Because the best photographs are made when I have all these options at hand and use the correct one. When I let go of convenience and stretch myself a bit further out there than I ever have before. Maybe my future only starts with F8. Maybe after F8 comes F15 and the most amazing shot ever. How will I know that unless I try?
"This sounds like more than a photography lesson," you say.
Maybe it is. Maybe I'm preaching to myself because I'm the biggest habit-maker, rut-sitter-inner there is. Or maybe it's for you. Maybe you've done nothing but create floating heads. There isn't anything wrong with being good at one thing, but there's something wrong when that one thing holds you back. Besides, it's the best feeling ever to step out past it and see you've succeeded in an area you thought you'd fail.
I'd love to do people photography. Frankly, I feel insufficient at it and like it'd be complete bunk. But how will I know until I try? Until I step out of F8 and set my sights on something higher. Until I fumble through a graphics tutorial and get a new technique down. Until I say, "I'm going to do this no matter what." Not until then will I ever be more than a middle-aged housewife slash writer slash cover artist slash photographer who publishes books in her spare time.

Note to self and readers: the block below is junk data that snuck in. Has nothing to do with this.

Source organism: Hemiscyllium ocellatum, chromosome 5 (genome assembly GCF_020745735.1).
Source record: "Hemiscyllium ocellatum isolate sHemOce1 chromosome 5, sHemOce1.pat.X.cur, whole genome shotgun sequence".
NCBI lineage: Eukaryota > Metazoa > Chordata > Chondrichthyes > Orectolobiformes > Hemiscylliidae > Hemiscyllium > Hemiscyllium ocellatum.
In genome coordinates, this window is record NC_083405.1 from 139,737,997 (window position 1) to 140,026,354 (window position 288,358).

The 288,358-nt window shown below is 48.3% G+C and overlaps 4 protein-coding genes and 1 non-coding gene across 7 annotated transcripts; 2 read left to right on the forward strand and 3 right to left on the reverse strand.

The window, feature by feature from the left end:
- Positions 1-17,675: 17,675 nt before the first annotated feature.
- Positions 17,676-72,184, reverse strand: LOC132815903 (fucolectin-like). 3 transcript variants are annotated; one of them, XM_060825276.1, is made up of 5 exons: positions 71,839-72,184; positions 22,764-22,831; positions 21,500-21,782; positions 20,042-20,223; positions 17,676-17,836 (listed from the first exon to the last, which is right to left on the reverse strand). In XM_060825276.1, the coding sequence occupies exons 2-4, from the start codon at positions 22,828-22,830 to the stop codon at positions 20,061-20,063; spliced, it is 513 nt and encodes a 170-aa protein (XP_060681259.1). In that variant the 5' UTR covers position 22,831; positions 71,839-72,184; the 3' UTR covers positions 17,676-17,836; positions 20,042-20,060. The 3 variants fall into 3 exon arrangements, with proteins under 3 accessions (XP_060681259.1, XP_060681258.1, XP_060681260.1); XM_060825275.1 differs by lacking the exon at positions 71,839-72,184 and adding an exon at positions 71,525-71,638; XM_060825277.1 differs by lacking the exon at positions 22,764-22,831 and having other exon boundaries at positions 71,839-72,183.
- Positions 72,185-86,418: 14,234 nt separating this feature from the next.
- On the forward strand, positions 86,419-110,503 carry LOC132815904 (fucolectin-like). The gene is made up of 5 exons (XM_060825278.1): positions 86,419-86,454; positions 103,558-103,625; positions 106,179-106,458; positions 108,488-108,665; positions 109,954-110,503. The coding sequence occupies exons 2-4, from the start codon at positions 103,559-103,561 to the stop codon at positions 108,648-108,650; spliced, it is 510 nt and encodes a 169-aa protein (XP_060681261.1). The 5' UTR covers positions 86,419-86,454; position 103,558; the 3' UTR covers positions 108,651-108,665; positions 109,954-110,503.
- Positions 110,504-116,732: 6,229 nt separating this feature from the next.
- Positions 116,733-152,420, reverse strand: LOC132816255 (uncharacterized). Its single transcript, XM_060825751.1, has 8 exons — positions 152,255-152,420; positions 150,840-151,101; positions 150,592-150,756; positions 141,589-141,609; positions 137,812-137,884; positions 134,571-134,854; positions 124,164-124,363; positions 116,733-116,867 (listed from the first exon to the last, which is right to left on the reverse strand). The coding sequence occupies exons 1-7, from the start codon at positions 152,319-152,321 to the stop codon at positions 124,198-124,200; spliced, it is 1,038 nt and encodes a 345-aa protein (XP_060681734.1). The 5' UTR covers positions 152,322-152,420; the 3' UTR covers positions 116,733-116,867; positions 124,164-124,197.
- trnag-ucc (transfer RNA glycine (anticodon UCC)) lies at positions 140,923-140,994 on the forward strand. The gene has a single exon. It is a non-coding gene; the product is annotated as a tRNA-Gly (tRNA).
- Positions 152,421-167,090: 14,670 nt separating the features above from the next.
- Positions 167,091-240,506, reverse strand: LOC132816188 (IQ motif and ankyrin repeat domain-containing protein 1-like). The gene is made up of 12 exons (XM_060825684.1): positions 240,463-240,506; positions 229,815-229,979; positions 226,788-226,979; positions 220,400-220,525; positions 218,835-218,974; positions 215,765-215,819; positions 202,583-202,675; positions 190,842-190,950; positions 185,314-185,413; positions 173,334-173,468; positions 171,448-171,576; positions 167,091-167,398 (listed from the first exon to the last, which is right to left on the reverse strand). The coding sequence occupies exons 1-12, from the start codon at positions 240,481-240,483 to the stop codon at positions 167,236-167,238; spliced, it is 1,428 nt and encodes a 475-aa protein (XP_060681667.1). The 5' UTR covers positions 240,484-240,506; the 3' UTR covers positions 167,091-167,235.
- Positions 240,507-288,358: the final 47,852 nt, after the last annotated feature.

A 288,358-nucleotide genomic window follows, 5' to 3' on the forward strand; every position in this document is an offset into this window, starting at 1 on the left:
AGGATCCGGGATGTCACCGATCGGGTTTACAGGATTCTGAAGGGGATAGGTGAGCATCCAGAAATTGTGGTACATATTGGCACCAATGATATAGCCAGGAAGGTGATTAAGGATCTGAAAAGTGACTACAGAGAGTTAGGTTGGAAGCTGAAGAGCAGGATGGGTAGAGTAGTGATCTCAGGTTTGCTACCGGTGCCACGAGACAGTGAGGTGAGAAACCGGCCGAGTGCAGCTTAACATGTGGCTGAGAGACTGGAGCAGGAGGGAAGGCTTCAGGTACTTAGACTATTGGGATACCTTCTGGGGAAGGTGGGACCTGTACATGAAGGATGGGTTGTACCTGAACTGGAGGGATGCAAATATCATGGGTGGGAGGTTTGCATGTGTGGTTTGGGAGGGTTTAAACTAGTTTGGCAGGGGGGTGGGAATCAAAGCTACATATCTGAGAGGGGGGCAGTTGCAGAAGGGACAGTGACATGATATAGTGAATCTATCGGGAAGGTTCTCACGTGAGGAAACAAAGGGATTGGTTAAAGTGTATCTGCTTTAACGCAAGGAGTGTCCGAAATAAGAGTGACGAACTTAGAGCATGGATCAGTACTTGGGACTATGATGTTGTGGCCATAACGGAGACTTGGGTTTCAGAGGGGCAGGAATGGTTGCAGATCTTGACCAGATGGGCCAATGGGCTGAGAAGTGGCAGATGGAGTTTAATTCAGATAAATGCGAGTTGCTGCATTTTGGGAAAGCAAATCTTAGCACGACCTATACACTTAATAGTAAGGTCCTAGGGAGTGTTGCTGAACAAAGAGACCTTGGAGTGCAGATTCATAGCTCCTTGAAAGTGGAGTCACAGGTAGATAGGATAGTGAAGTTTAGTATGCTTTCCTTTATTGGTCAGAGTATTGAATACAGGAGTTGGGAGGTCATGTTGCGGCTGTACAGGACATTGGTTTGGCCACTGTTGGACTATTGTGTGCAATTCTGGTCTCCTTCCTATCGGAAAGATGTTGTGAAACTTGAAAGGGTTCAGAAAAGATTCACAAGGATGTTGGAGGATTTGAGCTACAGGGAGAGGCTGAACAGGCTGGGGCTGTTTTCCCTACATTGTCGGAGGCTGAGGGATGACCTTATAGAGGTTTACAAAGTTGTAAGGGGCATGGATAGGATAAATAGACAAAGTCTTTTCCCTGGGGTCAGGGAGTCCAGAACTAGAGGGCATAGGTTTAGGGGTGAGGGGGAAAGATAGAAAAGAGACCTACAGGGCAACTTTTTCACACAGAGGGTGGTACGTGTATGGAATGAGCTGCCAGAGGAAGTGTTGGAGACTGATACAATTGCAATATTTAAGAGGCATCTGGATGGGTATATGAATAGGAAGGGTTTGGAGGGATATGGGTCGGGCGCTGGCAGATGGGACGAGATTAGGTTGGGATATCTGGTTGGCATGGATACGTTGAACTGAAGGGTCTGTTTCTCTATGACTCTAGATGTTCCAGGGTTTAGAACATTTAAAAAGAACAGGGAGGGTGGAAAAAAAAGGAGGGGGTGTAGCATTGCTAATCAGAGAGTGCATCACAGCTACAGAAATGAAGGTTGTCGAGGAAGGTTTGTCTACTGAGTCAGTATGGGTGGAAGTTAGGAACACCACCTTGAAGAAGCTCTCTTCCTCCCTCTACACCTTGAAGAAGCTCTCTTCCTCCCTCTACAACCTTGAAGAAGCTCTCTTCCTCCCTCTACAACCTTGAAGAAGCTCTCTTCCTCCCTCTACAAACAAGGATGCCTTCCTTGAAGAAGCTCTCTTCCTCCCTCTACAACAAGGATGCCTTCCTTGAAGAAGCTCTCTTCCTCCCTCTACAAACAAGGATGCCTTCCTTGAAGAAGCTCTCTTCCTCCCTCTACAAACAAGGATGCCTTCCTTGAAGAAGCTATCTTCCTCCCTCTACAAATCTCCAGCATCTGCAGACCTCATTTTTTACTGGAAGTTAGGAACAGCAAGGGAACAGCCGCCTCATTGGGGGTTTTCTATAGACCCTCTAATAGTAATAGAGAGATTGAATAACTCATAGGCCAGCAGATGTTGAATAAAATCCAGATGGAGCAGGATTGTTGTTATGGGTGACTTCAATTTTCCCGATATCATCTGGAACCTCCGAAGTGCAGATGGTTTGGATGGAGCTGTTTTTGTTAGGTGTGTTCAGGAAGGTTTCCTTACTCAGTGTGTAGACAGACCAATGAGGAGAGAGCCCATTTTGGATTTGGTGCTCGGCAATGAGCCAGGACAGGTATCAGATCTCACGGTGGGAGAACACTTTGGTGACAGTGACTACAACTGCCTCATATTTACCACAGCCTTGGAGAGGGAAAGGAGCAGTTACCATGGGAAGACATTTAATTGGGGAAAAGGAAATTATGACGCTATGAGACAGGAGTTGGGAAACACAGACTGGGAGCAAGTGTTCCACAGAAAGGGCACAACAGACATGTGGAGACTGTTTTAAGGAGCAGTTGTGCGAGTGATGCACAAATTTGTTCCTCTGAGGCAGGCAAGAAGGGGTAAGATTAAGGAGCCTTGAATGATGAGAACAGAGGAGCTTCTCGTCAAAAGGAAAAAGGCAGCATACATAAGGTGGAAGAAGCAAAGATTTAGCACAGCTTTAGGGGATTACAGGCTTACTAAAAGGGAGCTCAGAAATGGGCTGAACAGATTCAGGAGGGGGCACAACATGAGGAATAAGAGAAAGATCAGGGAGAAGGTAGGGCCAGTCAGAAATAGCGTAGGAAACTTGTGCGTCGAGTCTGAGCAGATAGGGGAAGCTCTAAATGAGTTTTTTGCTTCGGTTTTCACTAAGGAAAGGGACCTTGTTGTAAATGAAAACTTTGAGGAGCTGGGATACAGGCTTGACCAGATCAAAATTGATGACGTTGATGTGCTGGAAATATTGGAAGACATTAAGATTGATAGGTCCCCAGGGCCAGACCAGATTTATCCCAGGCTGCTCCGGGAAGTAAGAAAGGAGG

I like to think there's more in me than that. In fact, I know there is. Wouldn't it be fun to find out?
Other Articles on Steve's Digicams by the Same Author:
- Then Light Came
- All The Things I'm Not
- Diary of a Mad Photographer
- Dust on My Lens; Day 17 of a 365 Photo Project
- Photography Most Fowl
- Seasons of Change
- Romance in Photography
- Working with Shallow Depth of Field
- The Aperture Effect
- What Happened to Photography?
- Ye Olde RAW vs. JPEG Debate
- Slow Growth Photography
- What I Learned Joining A Stock Photography Site
- Being Yourself
- Photographing The Sunrise
- How to Be a Beginner
- Becoming A Great Photographer
- The Rules of Photography
- How Does Your Camera Work?
- Learning Light
- Point of Focus and Depth of Field
- Horizontal or Vertical Format?
- So You Want to Take Portraits?
- Tips For Taking Holiday Photos
- What I Learned About Travel Photography
- More Compositional Elements